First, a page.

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Article
Publication date: 29 July 2009

Bill Burnett

We innovate to create competitive advantage. Competitive advantage is found in new knowledge, which solves the buyer's problem. Humans create new knowledge in three ways…

Abstract

We innovate to create competitive advantage. Competitive advantage is found in new knowledge, which solves the buyer's problem. Humans create new knowledge in three ways: through Discovery - stumbling upon something that solves a problem; through Experimentation - trying different approaches to a problem until the solution is found; and through Synthesis - combining existing knowledge to create new knowledge. Today, Synthesis is the most common way we solve problems. Everyone synthesizes, but some people are extraordinarily good at it. They see the big picture, and how all the pieces fit together. Their brains have the ability to reach great mental distances to find remote metaphors which presents knowledge that turns into great solutions. Mixing your experts with people who are novice super-synthesizers can create best in class solutions and give a company a sustainable competitive advantage.

Details

International Journal of Innovation Science, vol. 1 no. 1
Type: Research Article
ISSN: 1757-2223

Article
Publication date: 16 February 2010

Praveen Gupta

Abstract

Details

International Journal of Innovation Science, vol. 1 no. 4
Type: Research Article
ISSN: 1757-2223

Article
Publication date: 29 July 2009

Praveen Gupta

Abstract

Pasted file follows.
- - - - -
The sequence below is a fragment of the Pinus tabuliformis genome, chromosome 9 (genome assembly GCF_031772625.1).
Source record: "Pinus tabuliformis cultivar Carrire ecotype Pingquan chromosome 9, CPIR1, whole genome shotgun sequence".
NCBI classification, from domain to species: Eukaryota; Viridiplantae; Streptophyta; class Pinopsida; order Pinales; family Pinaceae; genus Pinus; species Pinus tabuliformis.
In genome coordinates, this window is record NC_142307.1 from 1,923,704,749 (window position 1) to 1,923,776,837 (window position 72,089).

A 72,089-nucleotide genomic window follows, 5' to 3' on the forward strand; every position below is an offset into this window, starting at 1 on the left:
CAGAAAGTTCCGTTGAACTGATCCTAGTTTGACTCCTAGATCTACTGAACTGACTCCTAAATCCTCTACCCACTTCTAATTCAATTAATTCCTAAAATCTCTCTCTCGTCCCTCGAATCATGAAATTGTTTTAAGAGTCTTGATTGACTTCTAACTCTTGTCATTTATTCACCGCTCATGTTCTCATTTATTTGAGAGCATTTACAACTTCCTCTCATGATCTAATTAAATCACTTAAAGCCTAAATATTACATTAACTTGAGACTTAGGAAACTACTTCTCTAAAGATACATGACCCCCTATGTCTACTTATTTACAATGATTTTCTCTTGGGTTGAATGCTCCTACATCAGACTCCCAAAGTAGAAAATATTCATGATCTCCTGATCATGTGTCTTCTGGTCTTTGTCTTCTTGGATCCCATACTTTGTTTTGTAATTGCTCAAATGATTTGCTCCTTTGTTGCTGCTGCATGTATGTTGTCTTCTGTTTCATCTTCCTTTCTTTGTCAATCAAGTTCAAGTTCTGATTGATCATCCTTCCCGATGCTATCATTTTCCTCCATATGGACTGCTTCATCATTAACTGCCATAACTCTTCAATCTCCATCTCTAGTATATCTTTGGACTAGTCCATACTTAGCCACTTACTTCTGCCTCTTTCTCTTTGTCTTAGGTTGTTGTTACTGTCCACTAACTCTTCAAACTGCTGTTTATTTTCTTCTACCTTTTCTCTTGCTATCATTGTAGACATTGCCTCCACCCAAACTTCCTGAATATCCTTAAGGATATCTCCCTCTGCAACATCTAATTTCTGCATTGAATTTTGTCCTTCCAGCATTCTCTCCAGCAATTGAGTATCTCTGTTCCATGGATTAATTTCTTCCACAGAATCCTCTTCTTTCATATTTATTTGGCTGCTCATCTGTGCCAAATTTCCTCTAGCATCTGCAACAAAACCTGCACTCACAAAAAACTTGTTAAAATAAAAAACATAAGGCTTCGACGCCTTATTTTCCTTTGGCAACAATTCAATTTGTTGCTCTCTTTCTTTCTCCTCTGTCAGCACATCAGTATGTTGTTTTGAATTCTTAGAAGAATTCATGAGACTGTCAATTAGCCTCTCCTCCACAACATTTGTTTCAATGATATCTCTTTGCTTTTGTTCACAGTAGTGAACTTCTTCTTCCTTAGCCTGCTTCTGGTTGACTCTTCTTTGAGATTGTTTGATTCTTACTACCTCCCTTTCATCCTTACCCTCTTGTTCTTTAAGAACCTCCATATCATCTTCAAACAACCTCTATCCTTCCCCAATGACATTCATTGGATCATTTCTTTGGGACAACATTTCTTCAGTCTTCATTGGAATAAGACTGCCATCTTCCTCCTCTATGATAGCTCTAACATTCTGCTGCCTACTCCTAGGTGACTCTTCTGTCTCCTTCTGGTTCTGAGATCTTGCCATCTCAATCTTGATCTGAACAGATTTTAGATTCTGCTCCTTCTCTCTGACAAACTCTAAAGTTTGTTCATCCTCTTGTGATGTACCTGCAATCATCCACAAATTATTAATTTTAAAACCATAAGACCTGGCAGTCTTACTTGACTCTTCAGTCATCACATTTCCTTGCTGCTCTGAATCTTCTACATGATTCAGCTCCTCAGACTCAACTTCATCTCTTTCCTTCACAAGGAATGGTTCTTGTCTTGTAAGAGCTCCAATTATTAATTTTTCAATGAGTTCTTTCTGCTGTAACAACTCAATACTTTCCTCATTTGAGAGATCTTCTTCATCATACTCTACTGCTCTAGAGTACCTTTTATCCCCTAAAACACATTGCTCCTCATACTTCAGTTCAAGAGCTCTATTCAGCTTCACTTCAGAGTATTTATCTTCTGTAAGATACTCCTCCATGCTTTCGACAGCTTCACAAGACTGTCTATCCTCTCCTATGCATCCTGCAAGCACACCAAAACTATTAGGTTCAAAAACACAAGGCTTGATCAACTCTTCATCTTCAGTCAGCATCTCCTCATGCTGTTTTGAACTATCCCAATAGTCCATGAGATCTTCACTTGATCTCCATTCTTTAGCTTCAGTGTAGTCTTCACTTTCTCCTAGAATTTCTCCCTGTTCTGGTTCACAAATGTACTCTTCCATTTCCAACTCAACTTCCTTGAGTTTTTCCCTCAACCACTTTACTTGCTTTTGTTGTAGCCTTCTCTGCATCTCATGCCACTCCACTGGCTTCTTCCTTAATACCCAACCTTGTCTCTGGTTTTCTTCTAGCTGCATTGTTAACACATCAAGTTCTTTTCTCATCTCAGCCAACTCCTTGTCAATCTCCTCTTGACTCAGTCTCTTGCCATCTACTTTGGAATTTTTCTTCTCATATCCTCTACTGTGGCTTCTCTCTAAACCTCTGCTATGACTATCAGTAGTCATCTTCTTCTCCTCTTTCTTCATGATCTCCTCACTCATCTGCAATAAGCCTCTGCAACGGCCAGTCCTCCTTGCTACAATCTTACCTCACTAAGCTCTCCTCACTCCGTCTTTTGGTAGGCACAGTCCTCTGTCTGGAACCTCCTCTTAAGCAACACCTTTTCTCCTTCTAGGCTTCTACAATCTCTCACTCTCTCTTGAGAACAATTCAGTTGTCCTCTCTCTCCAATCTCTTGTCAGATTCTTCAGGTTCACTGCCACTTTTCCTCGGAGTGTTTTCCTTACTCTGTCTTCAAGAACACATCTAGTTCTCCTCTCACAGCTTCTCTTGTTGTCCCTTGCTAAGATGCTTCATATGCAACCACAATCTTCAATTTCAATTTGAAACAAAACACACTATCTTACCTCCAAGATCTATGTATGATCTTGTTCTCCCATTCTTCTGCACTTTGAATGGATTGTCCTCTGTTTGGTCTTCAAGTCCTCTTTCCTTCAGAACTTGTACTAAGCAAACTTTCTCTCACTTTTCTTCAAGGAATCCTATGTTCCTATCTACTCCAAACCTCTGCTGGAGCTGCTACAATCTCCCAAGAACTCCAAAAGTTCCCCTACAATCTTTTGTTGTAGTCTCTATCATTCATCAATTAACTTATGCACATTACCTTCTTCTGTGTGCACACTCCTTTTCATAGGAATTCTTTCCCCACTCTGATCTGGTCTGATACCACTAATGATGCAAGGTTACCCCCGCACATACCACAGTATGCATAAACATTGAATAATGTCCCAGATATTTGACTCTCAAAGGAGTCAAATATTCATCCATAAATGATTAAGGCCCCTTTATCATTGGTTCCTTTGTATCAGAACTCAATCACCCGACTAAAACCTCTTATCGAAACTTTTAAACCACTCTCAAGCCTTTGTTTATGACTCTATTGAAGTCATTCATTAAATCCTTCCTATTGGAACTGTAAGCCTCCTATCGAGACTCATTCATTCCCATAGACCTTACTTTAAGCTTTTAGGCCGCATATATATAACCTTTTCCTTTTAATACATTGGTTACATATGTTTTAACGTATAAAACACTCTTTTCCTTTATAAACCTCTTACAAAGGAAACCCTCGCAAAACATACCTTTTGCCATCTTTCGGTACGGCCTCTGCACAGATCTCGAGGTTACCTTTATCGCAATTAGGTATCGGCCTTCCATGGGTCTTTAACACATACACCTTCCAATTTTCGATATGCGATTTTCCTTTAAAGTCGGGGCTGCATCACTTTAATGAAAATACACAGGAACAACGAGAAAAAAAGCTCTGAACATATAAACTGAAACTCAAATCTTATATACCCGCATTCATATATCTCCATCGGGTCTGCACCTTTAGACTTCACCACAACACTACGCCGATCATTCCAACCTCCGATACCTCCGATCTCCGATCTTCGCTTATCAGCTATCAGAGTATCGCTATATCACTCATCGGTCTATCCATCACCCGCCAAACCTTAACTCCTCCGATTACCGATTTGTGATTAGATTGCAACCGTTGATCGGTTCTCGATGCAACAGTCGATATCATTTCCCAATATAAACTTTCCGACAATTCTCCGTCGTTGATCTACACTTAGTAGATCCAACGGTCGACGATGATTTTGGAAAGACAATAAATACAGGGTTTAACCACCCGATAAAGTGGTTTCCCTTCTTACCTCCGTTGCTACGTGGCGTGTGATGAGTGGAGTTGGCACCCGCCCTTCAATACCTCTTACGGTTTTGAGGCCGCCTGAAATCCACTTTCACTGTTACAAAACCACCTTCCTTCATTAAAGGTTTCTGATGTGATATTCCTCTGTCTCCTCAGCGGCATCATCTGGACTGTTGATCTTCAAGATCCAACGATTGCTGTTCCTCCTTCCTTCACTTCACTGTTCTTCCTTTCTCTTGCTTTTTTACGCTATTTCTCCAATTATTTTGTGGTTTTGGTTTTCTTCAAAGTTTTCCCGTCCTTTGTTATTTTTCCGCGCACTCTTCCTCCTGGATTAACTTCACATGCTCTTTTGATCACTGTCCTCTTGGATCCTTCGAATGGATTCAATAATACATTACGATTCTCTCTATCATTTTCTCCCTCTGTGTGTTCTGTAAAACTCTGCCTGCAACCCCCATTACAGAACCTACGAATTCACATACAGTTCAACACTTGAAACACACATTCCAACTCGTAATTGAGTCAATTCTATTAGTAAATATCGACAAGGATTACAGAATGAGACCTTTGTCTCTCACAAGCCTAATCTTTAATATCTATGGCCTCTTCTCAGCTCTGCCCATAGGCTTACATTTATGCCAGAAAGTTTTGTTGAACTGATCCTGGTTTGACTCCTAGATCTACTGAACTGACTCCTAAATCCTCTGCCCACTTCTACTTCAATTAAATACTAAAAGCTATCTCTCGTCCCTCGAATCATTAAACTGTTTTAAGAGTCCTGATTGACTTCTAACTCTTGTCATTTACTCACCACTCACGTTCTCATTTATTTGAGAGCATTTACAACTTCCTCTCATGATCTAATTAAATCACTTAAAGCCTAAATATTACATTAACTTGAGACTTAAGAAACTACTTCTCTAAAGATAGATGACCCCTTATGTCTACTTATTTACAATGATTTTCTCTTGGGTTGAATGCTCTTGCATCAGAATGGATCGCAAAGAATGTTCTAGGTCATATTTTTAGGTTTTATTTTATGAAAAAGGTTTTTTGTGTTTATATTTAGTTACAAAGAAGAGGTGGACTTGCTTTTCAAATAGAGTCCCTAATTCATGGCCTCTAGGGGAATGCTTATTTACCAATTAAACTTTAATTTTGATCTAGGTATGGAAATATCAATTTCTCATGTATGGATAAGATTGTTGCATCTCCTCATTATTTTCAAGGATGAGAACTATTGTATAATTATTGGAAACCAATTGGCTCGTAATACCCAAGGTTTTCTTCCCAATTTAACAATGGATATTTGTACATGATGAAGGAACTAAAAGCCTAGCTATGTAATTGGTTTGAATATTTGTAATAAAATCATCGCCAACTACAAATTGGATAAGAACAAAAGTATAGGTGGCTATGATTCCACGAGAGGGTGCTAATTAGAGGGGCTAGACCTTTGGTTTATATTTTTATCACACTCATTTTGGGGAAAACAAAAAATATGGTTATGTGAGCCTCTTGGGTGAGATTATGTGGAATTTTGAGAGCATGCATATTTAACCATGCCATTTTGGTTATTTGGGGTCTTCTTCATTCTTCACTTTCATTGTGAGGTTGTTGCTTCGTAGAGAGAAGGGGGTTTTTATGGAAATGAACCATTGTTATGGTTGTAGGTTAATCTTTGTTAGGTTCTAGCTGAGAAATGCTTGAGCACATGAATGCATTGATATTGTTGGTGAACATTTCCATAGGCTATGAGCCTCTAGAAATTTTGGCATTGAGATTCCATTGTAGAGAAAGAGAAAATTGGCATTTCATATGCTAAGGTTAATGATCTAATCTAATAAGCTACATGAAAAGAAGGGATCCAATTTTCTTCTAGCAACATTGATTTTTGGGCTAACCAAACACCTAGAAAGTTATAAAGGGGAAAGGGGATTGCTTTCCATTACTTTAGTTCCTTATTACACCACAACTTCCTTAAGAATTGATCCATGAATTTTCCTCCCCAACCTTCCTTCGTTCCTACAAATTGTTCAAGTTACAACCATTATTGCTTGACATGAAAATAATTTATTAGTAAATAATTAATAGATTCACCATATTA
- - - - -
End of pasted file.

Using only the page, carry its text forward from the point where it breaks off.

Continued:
Details

International Journal of Innovation Science, vol. 1 no. 1
Type: Research Article
ISSN: 1757-2223

Article
Publication date: 8 February 2011

Keith Crosier

The purpose of this paper is to celebrate the remarkable work of the late Emeritus Professor Michael J. Thomas, as Editor of Marketing Intelligence & Planning (MIP ) over…

805

Abstract

Purpose

The purpose of this paper is to celebrate the remarkable work of the late Emeritus Professor Michael J. Thomas, as Editor of Marketing Intelligence & Planning (MIP ) over 21 years, and Founding Editor in perpetuity.

Design/methodology/approach

His long‐time Assistant Editor and eventual successor trawls the back issues and plumbs the depths of his own memory, to formalise the story of the man and his creation.

Findings

The undoubted success of MIP, at the time of the editorial handover the third‐most downloaded title in Emerald's massive stable, was entirely attributable to the work of its Founding Editor: his clear vision of an academic journal that was applicable to the real work of intelligence gathering and strategy planning; his extensive personal networks, his professional status, and the sheer force of his personality.

Practical implications

In the overheated current climate of academic research and publication, more journals should consider the merits of editorial prerogative as a precursor to formal double‐blind reviewing in the acceptance process. A strong and focused Editor is a prerequisite, of course.

Originality/value

The paper celebrates the history of MIP and, in the process, the life of Michael Thomas.